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Taking temperatures

By The Drum, Administrator

November 8, 2002 | 8 min read

The Scottish advertising and design sector feels extremely uncertain about the future of the industry.

That is the outcome of a telephone poll conducted amongst seventy creative directors, copywriters and designers in advertising and design agencies in Edinburgh and Glasgow.

The survey reveals that 51 per cent are pessimistic about the next twelve months, while almost the same percentage (49 per cent) remain optimistic and upbeat.

Perhaps not surprisingly, all respondents have an opinion about the future and a definite forecast for the Scottish creative industries over the forthcoming year.

The poll was conducted following the closure of several leading advertising agencies, namely Yellow M and McCann-Erickson Scotland, and announcements of redundancies at most of the major Scottish marketing agencies.

The Scottish industry is not unique in suffering a downward trend. Following the bursting of the dot.com bubble, the decline in television advertising revenues and the scrapping of marketing projects following the terrorist atrocities on 11 September, it is widely expected that the industry will continue to suffer on a worldwide basis until well into 2004.

The outcome of the poll is arresting for the large number of people who are prepared to express a lack of confidence about the future, especially as the industry is inhabited by personalities who are by nature forward and upward looking, and where nobody readily admits that business is slack. As Brian Williams, creative director of The Glasgow Agency, says: “I am a naturally optimistic person.”

That, despite job worries, almost half of the creatives in the sector in Scotland are still optimistic is almost equally remarkable. However, most optimistic respondents qualify their optimism. Here are some of their qualifications.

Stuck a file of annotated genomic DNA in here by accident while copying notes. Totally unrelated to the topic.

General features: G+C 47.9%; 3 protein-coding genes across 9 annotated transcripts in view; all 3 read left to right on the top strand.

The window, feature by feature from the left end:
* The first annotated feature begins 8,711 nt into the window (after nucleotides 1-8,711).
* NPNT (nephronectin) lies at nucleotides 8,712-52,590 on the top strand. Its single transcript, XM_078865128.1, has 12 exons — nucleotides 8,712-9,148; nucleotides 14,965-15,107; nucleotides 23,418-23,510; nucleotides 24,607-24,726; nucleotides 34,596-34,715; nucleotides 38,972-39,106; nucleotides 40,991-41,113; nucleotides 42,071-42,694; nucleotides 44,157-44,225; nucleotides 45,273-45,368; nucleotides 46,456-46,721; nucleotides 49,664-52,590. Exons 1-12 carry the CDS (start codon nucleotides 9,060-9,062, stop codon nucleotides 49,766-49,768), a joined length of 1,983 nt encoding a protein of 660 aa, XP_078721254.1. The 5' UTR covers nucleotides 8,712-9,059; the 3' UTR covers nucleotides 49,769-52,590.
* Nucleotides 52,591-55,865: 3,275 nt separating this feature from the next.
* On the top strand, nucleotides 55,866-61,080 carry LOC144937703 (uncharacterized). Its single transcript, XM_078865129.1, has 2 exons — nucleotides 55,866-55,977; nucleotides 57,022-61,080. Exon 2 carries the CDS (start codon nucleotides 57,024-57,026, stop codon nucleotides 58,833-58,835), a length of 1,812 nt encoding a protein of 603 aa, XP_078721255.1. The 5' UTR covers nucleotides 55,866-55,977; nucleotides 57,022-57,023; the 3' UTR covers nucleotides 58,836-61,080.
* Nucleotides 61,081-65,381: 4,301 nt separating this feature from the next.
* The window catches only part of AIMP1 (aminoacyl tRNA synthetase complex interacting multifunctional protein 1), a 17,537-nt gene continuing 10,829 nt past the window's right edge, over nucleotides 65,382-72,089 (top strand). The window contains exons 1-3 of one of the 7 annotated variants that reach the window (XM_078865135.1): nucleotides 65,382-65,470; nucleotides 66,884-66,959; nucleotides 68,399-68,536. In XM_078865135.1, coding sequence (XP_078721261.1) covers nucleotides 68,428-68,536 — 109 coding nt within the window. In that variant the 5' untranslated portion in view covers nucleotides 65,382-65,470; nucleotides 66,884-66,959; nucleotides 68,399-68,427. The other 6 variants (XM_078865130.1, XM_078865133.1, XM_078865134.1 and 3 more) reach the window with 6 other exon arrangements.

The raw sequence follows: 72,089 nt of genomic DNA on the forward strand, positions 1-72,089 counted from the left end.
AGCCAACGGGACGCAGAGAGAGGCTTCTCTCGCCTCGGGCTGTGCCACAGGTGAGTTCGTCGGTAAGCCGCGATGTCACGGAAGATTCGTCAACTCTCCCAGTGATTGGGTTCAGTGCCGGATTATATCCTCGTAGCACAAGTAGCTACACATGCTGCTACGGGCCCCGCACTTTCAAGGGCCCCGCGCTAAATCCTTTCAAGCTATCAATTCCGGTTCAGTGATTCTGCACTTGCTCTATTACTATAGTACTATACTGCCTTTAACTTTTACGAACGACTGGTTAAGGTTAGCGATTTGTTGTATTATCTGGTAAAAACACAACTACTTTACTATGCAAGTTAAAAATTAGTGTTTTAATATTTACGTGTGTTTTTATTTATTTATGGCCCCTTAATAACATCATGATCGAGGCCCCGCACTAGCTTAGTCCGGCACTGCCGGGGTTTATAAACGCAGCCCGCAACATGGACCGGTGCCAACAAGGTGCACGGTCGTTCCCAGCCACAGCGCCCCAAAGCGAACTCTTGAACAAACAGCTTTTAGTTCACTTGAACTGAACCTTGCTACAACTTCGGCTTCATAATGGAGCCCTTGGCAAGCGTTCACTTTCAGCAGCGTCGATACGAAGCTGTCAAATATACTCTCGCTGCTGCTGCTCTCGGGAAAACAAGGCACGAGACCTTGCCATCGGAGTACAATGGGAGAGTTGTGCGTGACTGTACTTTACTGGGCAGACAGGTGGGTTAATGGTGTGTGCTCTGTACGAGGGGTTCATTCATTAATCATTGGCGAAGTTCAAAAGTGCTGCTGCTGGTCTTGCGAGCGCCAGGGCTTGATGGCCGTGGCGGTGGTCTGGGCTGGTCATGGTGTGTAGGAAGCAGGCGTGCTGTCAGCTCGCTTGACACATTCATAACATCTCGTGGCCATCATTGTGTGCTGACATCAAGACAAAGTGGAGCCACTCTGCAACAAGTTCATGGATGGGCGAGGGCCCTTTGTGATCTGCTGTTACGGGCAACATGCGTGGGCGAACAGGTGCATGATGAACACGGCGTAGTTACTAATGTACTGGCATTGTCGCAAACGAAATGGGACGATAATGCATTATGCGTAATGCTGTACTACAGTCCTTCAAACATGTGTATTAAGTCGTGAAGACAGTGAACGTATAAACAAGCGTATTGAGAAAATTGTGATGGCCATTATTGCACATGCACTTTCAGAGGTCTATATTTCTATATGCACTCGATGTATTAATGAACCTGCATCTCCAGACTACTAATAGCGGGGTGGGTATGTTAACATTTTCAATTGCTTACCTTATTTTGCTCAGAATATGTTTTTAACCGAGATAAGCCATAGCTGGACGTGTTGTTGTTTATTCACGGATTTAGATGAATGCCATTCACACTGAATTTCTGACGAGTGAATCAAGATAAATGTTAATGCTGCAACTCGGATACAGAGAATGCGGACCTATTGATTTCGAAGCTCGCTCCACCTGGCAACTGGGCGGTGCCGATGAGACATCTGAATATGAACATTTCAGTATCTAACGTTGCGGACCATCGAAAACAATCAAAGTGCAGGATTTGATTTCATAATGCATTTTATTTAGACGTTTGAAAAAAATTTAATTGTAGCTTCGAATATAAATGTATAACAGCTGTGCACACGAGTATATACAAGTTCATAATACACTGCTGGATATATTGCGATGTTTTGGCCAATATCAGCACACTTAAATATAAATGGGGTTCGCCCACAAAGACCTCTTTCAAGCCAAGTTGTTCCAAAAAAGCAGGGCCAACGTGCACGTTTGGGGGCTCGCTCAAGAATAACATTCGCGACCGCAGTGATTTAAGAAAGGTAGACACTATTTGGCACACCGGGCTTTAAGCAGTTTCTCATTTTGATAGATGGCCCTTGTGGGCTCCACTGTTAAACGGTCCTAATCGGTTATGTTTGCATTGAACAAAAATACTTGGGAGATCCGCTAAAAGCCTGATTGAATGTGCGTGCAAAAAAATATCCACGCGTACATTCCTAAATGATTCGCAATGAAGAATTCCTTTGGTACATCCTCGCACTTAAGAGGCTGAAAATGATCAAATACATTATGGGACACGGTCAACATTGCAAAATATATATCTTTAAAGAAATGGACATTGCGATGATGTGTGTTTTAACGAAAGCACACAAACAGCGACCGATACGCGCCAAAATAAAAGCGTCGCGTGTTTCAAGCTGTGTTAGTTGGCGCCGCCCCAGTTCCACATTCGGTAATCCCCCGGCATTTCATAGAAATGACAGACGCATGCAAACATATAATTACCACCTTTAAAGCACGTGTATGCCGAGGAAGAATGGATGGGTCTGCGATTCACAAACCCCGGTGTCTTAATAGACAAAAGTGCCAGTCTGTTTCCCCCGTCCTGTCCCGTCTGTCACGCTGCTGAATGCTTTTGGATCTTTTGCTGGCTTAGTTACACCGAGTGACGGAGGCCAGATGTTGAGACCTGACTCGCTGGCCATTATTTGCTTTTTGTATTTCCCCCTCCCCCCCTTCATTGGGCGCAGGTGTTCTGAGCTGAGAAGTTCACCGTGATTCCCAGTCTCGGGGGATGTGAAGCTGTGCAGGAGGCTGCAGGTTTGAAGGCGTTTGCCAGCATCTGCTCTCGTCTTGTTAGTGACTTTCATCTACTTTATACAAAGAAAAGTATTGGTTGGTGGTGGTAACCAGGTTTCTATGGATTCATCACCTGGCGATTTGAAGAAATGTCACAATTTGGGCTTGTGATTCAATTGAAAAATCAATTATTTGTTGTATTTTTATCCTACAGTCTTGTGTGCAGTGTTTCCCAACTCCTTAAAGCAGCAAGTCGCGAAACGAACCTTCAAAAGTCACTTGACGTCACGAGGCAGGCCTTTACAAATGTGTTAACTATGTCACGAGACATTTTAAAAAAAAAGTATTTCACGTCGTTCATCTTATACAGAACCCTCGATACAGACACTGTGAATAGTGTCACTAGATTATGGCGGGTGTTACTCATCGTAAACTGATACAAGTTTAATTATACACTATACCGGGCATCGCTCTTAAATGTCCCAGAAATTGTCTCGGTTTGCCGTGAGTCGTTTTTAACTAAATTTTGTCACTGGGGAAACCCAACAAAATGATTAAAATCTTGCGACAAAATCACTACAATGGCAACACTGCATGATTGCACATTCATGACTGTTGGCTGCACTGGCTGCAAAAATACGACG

Adrian Searle of Freight Design and Chair of the Chartered Society of Designers in Scotland has little hope for design agencies that “operate at the fringes, offering a studio service only, with a narrow view on design and no marketing insight or consultancy”.

Angus Walker of The Leith Agency, says: “This is the survival of the fittest. Only some will thrive.”

Nick Ramshaw of Pure Design says: “Current conditions will prevail, not worsen, then there will be an improvement. In the meantime we have to hold our breath.”

While David McGilvray, founder of design consultancy tictoc, says: “I am positive. There is always design work around, but the outlook is gloomy for large agencies that depend too much on one client organisation.”

Ross Hunter of Graven Images comments: “Scotland cannot sustain too many specialists. You must be prepared to work for a broad spectrum of clients,” while Keith Forbes of 999 Design adds: “It does not look good for Scottish agencies; there is a better forecast for companies that work UK-wide.”

Tayburn’s Malcolm Stewart comments: “I see good and bad signs. It will be better for agencies with European or global clients.”

Several respondents, including Pete Martin, creative principal of Citigate Smarts, foresee a better time for agencies that offer a broader range of services for a variety of different clients. He says: “Agencies with a narrow offer will not do particularly well at this time.”

Stuart Gilmour of this year’s Roses Design Grand Prix winners BD-TANK says: “We have seen below-the-line work continuing with good levels of profit from smaller clients.”

Gilmour also believes that there are too many agencies in Scotland – a statement with which most people agree. Adrian Jeffrey, joint creative partner at 1576, thinks that some agencies will do better than others: “If you listen to the pundits, it is all doom and gloom, but it really depends on your individual clients.”

Some believe that the structure of the agency will determine its future success.

Croy Thomson of Coltas says: “I am quietly optimistic. Clients are focusing again on their business.” Thomson and Jonathan Frewin of Red Cell stress that keeping overheads down is now more important than ever before.

Thomson says: “For your future to be rosy, you have to be lean and mean again,” while Frewin adds: “But you must ensure the budget allows you to do your work well.”